by Doug Goins

This month we are being taught by the apostle Peter as we trace one central theme through his first letter to the Christians scattered across Asia Minor in about 65 AD. This theme is Peter's absolute confidence that as followers of Jesus Christ we can live lives of joy and hope in spite of the suffering, struggle, and sorrow that are built into our experience in God's sovereign design. First Peter 1:3 affirms, "...we have been born anew to a living hope."

We have seen that suffering comes at us from a variety of sources, some of them natural because of the world we live in, some Satanic in origin; we have an enemy who wants to destroy us if possible. I read of another source of suffering in the paper this week, however. I'm not sure where this source fits in theologically---you could probably just attribute it to innocent human error compounded by organizational inefficiency. I would entitle this, "The Sufferings of R.D. Jones." It was a bulletin from the New York Press Association, and these are actual classified ads placed in the Cazenovia Republican, a newspaper in upstate New York. This poor man just wanted to sell a sewing machine.

MONDAY: "FOR SALE: R.D. Jones has a sewing machine for sale. Phone 555-0709 after 7 PM and ask for Mrs. Kelly who lives with him, cheap".

TUESDAY: "We regret having erred in R.D. Jones' ad yesterday. It should have read: One sewing machine for sale, cheap. Phone 555-0707 and ask for Mrs. Kelly who lives with him after 7 PM."

WEDNESDAY: "R.D. Jones has informed us that he has received several annoying telephone calls because of the error we made in his classified ad yesterday. His ad should read as follows: FOR SALE: R.D. Jones has a sewing machine for sale, cheap. Phone 555-0707. Ask for Mrs. Kelly who loves with him after 7 PM."

THURSDAY: "NOTICE: I, R.D. Jones, have no sewing machine for sale. Don't call 555-0707. The telephone has been taken out. I have not been carrying on with Mrs. Kelly. Until yesterday, she was my housekeeper. She quit."

The sufferings that we are examining together represent all the ways that life can try to intimidate us and overwhelm us---physically, emotionally, spiritually, materially, relationally, financially, and so on. Every week in our prayer sheet there are requests from people in our own body to be supported in prayer because of the suffering they are experiencing. In this morning's prayer sheet, for example, I noted four requests that speak directly to the reality of suffering. The first request speaks of persecution: "That my family who teases me when I go to church will come to know Jesus personally." The second says, "That my brother-in-law and his wife will come to know Jesus personally, that the hoodlums who killed their dog would cease to bother them." The third is, "For the [physical] safety of our family and the children of PBC." And the fourth is, "That my two brothers will get out of gangs." Peter's words on suffering are relevant for us on a day-to-day basis.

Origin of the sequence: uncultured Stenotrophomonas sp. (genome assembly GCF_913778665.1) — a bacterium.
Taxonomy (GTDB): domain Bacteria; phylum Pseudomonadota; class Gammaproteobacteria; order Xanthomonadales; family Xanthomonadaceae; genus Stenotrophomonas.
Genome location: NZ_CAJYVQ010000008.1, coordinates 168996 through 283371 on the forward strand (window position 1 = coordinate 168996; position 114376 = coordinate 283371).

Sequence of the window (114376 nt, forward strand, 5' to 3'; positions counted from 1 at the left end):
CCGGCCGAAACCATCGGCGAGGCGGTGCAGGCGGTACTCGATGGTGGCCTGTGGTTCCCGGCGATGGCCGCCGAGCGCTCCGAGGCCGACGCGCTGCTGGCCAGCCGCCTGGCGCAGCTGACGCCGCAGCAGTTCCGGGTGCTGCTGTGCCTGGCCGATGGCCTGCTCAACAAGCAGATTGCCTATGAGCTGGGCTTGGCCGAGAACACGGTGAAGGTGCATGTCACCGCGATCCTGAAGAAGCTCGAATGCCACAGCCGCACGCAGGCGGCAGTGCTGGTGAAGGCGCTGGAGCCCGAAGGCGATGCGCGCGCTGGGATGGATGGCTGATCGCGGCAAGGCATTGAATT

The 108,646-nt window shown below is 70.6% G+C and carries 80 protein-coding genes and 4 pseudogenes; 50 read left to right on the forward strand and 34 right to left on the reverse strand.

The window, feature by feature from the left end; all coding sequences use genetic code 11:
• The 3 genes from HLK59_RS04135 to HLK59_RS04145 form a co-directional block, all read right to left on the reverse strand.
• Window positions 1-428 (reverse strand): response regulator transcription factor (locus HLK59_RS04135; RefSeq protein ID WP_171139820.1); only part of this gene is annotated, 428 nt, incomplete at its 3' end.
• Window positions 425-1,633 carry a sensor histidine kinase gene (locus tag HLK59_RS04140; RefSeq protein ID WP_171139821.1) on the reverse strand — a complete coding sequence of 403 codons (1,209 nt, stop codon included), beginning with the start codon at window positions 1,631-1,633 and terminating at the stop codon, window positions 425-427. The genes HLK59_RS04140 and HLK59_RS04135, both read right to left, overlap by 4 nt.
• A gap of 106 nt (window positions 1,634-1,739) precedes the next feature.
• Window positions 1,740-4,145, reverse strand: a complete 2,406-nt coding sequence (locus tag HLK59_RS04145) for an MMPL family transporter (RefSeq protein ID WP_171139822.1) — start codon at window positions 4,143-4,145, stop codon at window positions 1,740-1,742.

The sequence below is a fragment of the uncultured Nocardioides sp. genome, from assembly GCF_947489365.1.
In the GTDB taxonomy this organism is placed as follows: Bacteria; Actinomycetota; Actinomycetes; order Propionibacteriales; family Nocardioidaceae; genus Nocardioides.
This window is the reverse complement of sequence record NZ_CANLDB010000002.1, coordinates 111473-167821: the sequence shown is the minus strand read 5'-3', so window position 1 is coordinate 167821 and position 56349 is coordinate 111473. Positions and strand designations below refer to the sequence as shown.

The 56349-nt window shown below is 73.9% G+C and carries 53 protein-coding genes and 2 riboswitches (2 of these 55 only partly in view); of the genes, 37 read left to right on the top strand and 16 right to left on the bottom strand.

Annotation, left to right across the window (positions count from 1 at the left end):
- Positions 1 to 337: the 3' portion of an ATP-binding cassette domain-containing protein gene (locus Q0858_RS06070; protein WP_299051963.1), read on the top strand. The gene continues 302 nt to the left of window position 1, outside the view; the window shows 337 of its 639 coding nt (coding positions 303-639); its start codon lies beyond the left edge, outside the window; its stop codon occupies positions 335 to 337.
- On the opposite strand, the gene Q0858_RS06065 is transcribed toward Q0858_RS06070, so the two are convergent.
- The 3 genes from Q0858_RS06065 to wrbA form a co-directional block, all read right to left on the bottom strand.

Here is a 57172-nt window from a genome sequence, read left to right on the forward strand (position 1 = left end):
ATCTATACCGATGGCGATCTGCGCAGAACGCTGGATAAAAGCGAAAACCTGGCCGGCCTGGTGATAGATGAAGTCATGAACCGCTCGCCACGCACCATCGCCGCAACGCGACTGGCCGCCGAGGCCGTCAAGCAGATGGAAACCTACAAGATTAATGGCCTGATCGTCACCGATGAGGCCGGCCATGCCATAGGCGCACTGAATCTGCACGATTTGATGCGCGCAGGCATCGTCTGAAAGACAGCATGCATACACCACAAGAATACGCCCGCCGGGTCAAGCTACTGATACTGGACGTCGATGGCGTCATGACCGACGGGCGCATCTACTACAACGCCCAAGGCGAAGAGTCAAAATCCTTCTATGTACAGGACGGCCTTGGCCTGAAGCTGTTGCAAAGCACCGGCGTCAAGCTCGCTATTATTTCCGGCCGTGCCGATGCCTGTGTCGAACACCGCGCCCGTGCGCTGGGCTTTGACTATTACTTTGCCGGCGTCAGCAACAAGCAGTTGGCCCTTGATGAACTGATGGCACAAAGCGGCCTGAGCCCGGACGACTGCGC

We're going to find again that Peter is a realist as he looks at suffering. He is going to teach us that the best defense against suffering is a good offense. Chapter 3, verses 8-18 are going to explain some important skills that we need to survive suffering and to combat it by going on the offensive. Peter does not advocate stoicism, passivity, or escapism. In this paragraph he issues a ringing call to live life to the full with zest, integrity, and confidence in God.

This passage is going to amplify an earlier command that Peter gave in chapter 2 verse 12: "Maintain good conduct among the Gentiles, so that in case they speak against you as wrongdoers, they may see your good deeds and glorify God on the day of visitation." We are to make sure our lives are so beautifully attractive, and reflect God's own character to such a degree, that when unbelievers look at us, even when we are under the pressure of suffering they will see God at work.
Now, you might be thinking that when you are overwhelmed, weak, vulnerable, and struggling with suffering, it's difficult to obey commands. And our passage is full of specific orders from the Lord on how to respond to suffering. But the good news is that God never asks us to do anything in his word without providing the resources by which we can obey. Imperative statements, or commands to obey, are always coupled with wonderful indicative statements, or objective facts, about God's character, his resources, his provision, and his commitment to help us obey him and live out what we believe.